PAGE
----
Three Balls of Wool, Maker Spaces, and Cultural Differences
A review of Three Balls of Wool (Can Change the World) recently appeared in American Craft magazine, the first review I’ve received in a publication not normally devoted to books. I’m pleased because this expands the audience for the book, and as the review says, it “also gives parents a helpful way to talk with their kids about immigration.” Not related to the review, but in October, I spent a lovely afternoon at the Textile Arts Center in Brooklyn, as part of the Gowanus Open Studios festival. I read Three Balls of Wool to an appreciative group of young children and their parents and then alongside them took part in a finger-knitting activity. I knitted a scarf for Charlie, my Bichon Frise, which will be an appreciated addition to his wardrobe now that the weather has turned colder.
After the reading, one of the Textile Arts Center staffers interviewed me for their blog, but one of the problems with interviewing people is sometimes what they say doesn’t quite fit in with the focus of the blog. Recent years have seen a lot of interest in MakerSpaces in libraries, community centers, and elsewhere, where children and teenagers can come together to make all kinds of fun, useful, and creative things. When Rogue came out and I started creating scenes with my Lego bricks and minifigures, I presented at a New York Public Library branch and at a summer camp nearby, where the children photographed their creations and we posted them on Instagram. I also wrote a piece for Teen Librarian Toolbox about Lego building in MakerSpaces. MakerSpaces are great for building community and developing children’s skills and interests in a wide variety of areas, and at a time in which technology and political divisions have come to isolate us from our neighbors, these spaces are more important than ever.
That said, Three Balls of Wool is a historical picture book set in the 1960s, in two very different cultures from our own. In her email interview, Alice Ashton from the Textile Arts Center asked me about three short lines I added to the translation, that highlight these cultural differences:
I remember you shared with me a line you added, for the purpose of closing somewhat of a cultural gap between Portugal and the United States, that the child learned from her mom how to knit the sweater (rather than her mom simply doing it for her), due to United States “DIY” mentality.
If you are alright with me putting it into a blog post, would you mind telling me again in writing what this additional line did?
And I responded:
The short paragraph that I added was not to show the girl learning to knit from her mother, but taking action to bring about wider social change by calling attention to her mother’s efforts. In a sense, the protagonist became her mother’s publicist or promoter, leading the other people of Prague to be inspired by her, learn from her, and make their own original designs.
Here’s the new paragraph:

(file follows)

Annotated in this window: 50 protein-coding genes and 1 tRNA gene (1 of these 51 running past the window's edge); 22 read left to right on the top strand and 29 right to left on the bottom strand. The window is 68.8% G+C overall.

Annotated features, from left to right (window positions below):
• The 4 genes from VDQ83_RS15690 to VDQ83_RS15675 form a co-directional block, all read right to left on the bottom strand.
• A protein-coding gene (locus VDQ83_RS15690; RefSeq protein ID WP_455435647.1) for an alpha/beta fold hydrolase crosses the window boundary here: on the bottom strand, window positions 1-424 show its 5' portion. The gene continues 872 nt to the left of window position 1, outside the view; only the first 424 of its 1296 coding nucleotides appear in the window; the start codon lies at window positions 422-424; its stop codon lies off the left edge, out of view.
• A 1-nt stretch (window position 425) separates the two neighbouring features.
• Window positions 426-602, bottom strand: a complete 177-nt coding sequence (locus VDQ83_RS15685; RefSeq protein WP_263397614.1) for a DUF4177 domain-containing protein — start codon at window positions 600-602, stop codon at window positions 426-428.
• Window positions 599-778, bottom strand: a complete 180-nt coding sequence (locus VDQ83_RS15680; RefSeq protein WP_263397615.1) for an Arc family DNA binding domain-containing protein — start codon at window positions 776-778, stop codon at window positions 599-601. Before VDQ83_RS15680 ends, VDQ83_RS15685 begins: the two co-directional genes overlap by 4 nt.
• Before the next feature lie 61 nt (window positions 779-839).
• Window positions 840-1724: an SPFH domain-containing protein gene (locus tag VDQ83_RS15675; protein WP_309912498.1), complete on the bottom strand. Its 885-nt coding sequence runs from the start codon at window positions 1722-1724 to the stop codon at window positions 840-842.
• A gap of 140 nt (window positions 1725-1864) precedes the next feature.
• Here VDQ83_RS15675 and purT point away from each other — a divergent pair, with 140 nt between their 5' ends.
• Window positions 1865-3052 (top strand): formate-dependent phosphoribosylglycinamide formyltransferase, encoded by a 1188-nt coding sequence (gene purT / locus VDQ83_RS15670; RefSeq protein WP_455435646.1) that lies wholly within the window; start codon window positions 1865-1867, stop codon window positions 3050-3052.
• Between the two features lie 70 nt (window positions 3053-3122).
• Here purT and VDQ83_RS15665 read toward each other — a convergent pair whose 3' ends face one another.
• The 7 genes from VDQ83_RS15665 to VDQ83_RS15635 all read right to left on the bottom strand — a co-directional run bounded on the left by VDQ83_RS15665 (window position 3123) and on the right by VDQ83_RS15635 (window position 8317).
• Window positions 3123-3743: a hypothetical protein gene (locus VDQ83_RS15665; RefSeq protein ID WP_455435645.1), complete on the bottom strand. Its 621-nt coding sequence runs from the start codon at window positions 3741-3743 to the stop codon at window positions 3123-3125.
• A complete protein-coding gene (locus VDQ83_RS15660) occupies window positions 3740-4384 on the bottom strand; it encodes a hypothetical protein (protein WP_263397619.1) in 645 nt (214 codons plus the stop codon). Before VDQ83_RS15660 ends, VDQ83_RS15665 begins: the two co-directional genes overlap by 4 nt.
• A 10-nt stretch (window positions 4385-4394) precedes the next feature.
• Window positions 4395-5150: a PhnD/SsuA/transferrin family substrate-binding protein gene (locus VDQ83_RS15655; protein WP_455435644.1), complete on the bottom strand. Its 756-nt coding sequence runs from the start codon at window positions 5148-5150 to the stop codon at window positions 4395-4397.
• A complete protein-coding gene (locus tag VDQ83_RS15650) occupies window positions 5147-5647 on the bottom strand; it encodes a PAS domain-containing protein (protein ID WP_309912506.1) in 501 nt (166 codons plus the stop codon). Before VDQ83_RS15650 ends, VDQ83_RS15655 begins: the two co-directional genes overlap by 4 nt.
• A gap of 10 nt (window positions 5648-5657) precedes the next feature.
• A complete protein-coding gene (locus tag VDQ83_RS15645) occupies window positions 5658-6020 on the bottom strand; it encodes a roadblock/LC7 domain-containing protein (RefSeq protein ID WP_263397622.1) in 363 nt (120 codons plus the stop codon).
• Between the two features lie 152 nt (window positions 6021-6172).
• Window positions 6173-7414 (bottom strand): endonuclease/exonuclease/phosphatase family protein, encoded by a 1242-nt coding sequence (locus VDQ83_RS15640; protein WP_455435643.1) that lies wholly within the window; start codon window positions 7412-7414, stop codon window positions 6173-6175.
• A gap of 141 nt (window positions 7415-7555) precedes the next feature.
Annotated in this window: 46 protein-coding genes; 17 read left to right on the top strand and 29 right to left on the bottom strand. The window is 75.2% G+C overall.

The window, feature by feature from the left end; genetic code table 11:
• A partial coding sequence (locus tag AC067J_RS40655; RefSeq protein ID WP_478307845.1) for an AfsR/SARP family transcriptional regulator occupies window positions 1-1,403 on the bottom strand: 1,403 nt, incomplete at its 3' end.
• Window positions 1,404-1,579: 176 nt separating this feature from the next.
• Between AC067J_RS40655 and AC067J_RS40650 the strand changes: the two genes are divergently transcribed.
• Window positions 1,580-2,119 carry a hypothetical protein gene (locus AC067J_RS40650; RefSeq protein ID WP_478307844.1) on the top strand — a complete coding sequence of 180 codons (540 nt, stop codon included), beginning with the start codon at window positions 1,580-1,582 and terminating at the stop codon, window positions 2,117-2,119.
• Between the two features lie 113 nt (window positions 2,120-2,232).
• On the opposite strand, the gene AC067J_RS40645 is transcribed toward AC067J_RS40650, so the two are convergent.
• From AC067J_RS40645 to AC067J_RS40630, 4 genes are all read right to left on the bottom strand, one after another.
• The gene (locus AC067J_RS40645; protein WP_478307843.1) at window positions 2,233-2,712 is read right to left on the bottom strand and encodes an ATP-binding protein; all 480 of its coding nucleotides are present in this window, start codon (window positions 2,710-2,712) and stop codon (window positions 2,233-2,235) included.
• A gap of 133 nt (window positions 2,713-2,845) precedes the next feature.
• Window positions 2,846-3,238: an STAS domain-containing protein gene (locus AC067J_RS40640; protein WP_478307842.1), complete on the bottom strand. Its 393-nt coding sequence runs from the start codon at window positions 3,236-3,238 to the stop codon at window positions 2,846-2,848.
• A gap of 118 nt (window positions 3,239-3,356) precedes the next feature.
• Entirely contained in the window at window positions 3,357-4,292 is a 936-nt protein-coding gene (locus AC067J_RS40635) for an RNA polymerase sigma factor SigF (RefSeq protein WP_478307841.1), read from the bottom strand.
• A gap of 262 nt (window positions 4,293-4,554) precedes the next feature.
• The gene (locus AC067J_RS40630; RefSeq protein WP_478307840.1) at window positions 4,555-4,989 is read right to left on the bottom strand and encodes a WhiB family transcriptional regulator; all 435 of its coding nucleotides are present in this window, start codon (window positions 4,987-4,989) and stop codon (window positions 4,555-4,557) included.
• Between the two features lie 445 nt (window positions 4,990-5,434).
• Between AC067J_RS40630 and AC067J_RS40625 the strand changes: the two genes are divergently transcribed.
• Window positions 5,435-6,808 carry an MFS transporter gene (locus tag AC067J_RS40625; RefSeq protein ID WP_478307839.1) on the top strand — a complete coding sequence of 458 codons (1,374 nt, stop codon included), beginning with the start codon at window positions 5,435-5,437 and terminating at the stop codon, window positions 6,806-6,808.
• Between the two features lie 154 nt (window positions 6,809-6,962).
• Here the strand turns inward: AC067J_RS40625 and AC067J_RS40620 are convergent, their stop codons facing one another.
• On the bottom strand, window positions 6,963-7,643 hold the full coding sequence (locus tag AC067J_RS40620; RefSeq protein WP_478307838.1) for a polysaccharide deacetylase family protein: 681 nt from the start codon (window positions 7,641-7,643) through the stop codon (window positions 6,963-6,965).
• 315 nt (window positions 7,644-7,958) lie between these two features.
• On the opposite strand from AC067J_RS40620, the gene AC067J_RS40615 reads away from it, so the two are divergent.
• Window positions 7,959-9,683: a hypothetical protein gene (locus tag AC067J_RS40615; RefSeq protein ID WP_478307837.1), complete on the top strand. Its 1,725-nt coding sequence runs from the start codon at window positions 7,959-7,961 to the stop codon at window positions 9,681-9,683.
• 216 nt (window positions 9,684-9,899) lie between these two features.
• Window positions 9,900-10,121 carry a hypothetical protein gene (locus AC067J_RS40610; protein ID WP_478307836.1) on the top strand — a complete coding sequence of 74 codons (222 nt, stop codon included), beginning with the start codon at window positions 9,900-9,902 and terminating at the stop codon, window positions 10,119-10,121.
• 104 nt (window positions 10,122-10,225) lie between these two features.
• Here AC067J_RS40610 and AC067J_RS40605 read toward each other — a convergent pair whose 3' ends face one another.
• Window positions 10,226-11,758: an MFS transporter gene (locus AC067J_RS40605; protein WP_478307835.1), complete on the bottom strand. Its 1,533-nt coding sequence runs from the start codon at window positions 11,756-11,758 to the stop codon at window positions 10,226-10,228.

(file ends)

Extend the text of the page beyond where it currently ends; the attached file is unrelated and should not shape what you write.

“What’s that sweater?” one girl asked.
“My mother made it.” My voice grew stronger.
“Come see,” I said, waving toward my mom.
After that, on the next page, the square fills with all the other parents making sweaters while the children play.
As a historical novel set in Portugal and Communist Czechoslovakia, the book reflects the culture of the places and era. One thing I’ve found in picture books from Portugal is that the child protagonist generally doesn’t solve the problem, reflecting the stronger hierarchy in which adults have more agency and authority. And why are the children not portrayed as knitting in the scenes in Czechoslovakia? While you don’t see strong differences in gender roles—fathers are as likely to knit as mothers—this socialist country had very strong prohibitions against child labor, as exemplified by the fact that “all children go to school.” This contrasts with fascist Portugal, where children ordinarily dropped out young (or never attended school at all) in order to work in fields, market stalls, and factories.
One of the challenges of translation is bridging cultural expectations. The idea that “the child character solves the problem” is a particularly U.S. phenomenon that doesn’t carry over to more traditional, hierarchical societies. There’s a limit to how much that can be changed without defeating the purpose of the translation, which is to offer a window into different values and ways of life. And while MakerSpaces are valuable community resources in the U.S. today, other cultures, where children were previously exploited and only recently gained access to education and social welfare benefits, may see them as backsliding into child labor.
While it may feel disconcerting to experience cultural differences in a translated work, it’s important to understand that the way we live is specific to our place and time. And when things begin to change quickly, we can look to other people and places to see how they, like the daughter and mother in Three Balls of Wool, adapted to their new circumstances and improved the lives of those around them as well.